- Case report
- Open Access
Intraductal papillary mucinous neoplasm in an annular pancreas: a case report
© Kobayashi et al. 2015
- Received: 4 February 2015
- Accepted: 7 August 2015
- Published: 25 August 2015
Annular pancreas is a rare anomaly in which a ring of pancreatic tissue encircles the second portion of the duodenum. We herein report a case involving a 79-year-old Japanese man with an intraductal papillary mucinous neoplasm (IPMN) of the pancreas. Imaging studies showed that the pancreatic tissue encircled the descending part of the duodenum and that a 30-mm-diameter cystic tumor was present in the annular segment, leading to the diagnosis of pancreatic IPMN. Limited pancreatic resection was successfully performed by careful division of the annular segment from the second portion of the duodenum. The postoperative course was uneventful, and the patient’s pancreatic function was retained without the need for supplementation. To the best of our knowledge, this is the first report of IPMN occurring in the annular segment of the pancreas. Limited resection of the pancreatic annular segment is a feasible surgical treatment for noninvasive IPMN of the annular pancreas.
- Intraductal papillary mucinous neoplasm
- Annular pancreas
- Partial pancreatic resection
Annular pancreas is a rare congenital anomaly caused by malrotation of the pancreatic ventral bud during embryonic development. This condition was first reported by Tiedemann in 1818 . Autopsy and intraoperative studies have estimated the incidence of annular pancreas to be approximately 5 to 15 cases per 100,000 patients . The coexistence of an annular pancreas with a pancreatic neoplasm is therefore exceptionally rare.
We herein report a case of an intraductal papillary mucinous neoplasm (IPMN) in an annular pancreas.
The literature of pancreatic neoplasm associated with annular pancreas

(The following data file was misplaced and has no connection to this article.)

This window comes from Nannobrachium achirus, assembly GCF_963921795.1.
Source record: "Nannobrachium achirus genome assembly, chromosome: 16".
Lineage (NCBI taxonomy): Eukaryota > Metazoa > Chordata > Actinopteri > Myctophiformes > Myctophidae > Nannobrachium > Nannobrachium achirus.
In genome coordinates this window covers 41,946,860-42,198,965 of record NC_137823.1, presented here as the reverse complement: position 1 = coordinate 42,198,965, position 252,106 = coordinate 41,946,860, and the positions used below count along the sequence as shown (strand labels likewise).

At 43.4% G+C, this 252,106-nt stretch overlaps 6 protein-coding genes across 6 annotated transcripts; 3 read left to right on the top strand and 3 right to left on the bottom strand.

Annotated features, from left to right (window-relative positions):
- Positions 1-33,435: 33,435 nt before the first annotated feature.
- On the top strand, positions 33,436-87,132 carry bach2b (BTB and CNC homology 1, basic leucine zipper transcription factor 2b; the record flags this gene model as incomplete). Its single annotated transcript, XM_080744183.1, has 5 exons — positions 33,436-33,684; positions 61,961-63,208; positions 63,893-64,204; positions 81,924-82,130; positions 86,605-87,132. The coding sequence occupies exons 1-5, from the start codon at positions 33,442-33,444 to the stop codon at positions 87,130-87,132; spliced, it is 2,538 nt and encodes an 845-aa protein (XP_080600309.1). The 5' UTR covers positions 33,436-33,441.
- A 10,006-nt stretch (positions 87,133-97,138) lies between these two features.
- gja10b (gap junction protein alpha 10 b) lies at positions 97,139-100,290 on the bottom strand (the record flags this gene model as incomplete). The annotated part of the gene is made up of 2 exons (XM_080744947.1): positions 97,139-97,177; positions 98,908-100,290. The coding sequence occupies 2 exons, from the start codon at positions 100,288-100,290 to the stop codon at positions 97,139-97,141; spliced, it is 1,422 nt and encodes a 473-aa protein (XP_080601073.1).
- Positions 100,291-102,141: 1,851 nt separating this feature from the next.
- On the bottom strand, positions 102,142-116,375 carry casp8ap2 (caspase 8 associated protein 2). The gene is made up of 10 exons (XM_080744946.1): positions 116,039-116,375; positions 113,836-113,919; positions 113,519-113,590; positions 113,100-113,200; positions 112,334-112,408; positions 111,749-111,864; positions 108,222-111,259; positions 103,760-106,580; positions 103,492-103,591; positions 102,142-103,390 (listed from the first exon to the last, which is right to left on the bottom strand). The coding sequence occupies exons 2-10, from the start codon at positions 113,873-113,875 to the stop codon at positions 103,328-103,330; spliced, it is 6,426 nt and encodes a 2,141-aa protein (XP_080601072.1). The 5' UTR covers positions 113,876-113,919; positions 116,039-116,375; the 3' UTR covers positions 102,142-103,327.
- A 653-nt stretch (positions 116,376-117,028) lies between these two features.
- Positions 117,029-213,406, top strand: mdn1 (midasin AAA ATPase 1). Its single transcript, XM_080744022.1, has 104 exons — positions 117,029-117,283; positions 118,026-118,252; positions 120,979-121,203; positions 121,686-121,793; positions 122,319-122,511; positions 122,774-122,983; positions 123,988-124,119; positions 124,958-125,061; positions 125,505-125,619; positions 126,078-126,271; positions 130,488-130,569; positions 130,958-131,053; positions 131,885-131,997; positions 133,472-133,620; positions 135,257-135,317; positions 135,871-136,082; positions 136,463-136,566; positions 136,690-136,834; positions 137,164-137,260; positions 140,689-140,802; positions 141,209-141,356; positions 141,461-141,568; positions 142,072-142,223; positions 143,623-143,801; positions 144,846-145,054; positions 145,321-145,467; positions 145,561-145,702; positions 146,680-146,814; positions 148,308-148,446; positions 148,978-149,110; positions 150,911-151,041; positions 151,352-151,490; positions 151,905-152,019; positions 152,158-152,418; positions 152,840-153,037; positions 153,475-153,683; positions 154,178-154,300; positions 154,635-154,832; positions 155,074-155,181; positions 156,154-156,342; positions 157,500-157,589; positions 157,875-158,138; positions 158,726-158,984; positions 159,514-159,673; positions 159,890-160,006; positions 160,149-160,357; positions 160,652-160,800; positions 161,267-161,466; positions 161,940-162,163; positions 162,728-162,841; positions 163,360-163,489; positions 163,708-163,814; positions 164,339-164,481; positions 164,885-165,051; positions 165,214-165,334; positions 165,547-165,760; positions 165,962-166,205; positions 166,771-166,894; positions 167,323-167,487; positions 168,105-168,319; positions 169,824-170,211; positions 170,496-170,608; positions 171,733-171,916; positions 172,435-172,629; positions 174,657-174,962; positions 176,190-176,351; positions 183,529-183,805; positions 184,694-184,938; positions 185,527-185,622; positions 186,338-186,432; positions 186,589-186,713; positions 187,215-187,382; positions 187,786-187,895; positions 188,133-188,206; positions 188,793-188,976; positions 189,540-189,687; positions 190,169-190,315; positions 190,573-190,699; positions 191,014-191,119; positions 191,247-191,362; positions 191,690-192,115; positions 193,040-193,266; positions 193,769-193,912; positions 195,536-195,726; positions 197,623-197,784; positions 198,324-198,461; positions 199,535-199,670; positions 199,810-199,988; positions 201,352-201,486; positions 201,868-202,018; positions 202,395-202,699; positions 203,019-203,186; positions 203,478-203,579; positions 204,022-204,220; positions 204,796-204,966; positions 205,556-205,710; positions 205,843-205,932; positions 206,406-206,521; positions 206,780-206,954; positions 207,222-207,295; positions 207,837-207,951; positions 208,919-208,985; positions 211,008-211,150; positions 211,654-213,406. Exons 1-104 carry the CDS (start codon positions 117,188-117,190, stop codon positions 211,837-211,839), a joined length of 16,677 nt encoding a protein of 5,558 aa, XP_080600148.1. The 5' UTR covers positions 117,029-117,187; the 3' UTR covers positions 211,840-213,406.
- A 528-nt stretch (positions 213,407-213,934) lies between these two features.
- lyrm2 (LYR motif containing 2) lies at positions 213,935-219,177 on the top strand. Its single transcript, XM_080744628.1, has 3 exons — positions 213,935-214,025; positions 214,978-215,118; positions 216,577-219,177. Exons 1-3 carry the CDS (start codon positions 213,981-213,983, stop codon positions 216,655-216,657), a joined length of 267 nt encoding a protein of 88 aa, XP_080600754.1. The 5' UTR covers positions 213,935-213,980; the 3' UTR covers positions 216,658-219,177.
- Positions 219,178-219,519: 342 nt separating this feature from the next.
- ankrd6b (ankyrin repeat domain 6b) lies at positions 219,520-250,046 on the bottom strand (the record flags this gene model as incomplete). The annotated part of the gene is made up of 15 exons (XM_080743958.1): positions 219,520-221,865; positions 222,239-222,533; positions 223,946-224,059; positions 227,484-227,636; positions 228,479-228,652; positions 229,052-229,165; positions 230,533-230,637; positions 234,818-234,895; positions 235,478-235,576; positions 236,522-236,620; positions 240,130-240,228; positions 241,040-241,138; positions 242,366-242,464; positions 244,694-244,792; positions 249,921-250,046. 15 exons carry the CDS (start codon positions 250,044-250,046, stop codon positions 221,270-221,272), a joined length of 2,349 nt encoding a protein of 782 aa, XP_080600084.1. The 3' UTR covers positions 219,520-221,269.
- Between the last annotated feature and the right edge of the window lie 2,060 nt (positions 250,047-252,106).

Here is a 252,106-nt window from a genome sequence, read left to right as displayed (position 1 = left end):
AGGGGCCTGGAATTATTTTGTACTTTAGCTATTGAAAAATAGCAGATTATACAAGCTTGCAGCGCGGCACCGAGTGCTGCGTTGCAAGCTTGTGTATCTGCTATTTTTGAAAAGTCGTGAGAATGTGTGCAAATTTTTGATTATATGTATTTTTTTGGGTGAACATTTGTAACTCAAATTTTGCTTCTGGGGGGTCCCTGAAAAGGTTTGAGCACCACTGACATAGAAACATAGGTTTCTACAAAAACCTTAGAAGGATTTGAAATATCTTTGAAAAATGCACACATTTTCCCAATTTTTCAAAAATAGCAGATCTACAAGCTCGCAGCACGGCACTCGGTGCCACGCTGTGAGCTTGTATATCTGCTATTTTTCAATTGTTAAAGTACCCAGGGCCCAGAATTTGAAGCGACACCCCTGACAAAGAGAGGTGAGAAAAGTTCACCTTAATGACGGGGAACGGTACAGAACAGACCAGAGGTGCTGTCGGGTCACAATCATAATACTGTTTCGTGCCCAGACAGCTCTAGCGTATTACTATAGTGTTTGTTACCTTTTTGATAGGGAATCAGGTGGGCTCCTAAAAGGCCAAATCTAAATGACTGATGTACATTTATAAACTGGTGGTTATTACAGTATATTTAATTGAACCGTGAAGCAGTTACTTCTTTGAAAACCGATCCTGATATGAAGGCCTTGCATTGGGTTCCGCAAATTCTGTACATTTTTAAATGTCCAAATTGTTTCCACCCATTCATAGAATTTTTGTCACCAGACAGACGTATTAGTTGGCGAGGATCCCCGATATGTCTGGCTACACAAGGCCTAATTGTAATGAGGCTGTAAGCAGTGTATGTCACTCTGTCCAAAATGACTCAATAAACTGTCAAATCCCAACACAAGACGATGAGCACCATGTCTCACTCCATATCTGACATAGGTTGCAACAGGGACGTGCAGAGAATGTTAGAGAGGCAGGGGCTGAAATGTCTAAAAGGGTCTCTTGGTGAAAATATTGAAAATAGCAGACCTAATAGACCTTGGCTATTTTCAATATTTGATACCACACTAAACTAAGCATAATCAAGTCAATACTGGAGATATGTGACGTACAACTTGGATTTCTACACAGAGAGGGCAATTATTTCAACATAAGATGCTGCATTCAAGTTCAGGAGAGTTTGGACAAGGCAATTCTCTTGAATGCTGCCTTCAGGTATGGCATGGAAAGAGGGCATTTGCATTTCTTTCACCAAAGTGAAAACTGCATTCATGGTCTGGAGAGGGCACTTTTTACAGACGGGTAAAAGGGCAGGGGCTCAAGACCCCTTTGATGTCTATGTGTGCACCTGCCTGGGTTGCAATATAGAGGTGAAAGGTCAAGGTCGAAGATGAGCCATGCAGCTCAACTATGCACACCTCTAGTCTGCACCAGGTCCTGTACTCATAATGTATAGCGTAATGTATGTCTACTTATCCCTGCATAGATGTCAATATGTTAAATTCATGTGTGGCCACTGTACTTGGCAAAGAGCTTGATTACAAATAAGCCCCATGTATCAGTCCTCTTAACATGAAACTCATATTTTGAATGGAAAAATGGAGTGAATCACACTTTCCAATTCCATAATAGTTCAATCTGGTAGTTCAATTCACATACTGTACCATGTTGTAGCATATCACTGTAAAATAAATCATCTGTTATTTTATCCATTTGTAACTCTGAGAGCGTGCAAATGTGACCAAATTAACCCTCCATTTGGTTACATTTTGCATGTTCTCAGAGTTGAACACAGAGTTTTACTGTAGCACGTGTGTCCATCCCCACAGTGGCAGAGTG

Matsusue et al. 
Kamisawa et al. 
Yasui et al. 
Ben-David et al. 
Cholet et al. 
Ijichi et al. 
Milone et al. 
Limited pancreatic resection
IPMNs are characterized by cystic dilation of the main and/or branched pancreatic ducts and intraductal proliferation of neoplastic mucinous cells arranged into papillary structures [17, 18]. These tumors have a wide spectrum of atypical grades ranging from low-grade dysplasia to invasive carcinoma . The diagnosis of IPMN of the pancreas has markedly increased in the last few decades because of the widespread use of high-resolution imaging [20, 21]. IPMNs are classified as main duct type, branch duct type, and combined type, according to the area of involvement of the pancreatic ductal system [22, 23]. The present patient had a branch duct type of IPMNs (adenoma) with low-grade malignancy [22, 23]. However, the patient experienced abdominal pain, and the diameter of the tumor was large (30 mm). Although there is a controversy regarding whether pancreatic resection or close follow-up should be performed to treat IPMNs with low-grade malignant potential, especially in cases similar to the present case, we performed surgical extirpation of the tumor according to the Sendai consensus guidelines [21–26].